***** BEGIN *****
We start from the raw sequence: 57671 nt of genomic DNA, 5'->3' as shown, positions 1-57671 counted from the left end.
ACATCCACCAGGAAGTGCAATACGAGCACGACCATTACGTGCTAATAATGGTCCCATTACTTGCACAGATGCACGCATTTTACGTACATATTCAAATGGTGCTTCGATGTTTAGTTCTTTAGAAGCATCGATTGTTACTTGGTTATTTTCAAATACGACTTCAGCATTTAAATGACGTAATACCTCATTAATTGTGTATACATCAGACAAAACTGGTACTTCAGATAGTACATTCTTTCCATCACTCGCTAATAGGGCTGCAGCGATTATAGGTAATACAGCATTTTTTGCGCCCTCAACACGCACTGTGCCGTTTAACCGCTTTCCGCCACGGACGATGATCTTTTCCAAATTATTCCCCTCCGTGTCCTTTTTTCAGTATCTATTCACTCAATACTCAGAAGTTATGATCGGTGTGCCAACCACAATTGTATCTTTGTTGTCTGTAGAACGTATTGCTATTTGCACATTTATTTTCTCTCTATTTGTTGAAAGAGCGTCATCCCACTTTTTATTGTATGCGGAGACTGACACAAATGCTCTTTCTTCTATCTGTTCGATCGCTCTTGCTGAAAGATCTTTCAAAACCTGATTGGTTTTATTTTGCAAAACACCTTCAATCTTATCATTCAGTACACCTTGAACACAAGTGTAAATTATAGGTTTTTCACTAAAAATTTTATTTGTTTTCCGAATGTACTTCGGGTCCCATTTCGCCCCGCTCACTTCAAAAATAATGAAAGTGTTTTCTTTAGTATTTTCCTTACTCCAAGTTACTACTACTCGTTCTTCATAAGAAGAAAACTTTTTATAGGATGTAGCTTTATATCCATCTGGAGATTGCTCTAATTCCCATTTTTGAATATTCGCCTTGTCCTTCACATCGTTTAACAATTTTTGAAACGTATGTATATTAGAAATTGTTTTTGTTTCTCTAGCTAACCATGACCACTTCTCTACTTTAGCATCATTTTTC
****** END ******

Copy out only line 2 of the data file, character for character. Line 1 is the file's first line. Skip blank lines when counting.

ACATCCACCAGGAAGTGCAATACGAGCACGACCATTACGTGCTAATAATGGTCCCATTACTTGCACAGATGCACGCATTTTACGTACATATTCAAATGGTGCTTCGATGTTTAGTTCTTTAGAAGCATCGATTGTTACTTGGTTATTTTCAAATACGACTTCAGCATTTAAATGACGTAATACCTCATTAATTGTGTATACATCAGACAAAACTGGTACTTCAGATAGTACATTCTTTCCATCACTCGCTAATAGGGCTGCAGCGATTATAGGTAATACAGCATTTTTTGCGCCCTCAACACGCACTGTGCCGTTTAACCGCTTTCCGCCACGGACGATGATCTTTTCCAAATTATTCCCCTCCGTGTCCTTTTTTCAGTATCTATTCACTCAATACTCAGAAGTTATGATCGGTGTGCCAACCACAATTGTATCTTTGTTGTCTGTAGAACGTATTGCTATTTGCACATTTATTTTCTCTCTATTTGTTGAAAGAGCGTCATCCCACTTTTTATTGTATGCGGAGACTGACACAAATGCTCTTTCTTCTATCTGTTCGATCGCTCTTGCTGAAAGATCTTTCAAAACCTGATTGGTTTTATTTTGCAAAACACCTTCAATCTTATCATTCAGTACACCTTGAACACAAGTGTAAATTATAGGTTTTTCACTAAAAATTTTATTTGTTTTCCGAATGTACTTCGGGTCCCATTTCGCCCCGCTCACTTCAAAAATAATGAAAGTGTTTTCTTTAGTATTTTCCTTACTCCAAGTTACTACTACTCGTTCTTCATAAGAAGAAAACTTTTTATAGGATGTAGCTTTATATCCATCTGGAGATTGCTCTAATTCCCATTTTTGAATATTCGCCTTGTCCTTCACATCGTTTAACAATTTTTGAAACGTATGTATATTAGAAATTGTTTTTGTTTCTCTAGCTAACCATGACCACTTCTCTACTTTAGCATCATTTTTC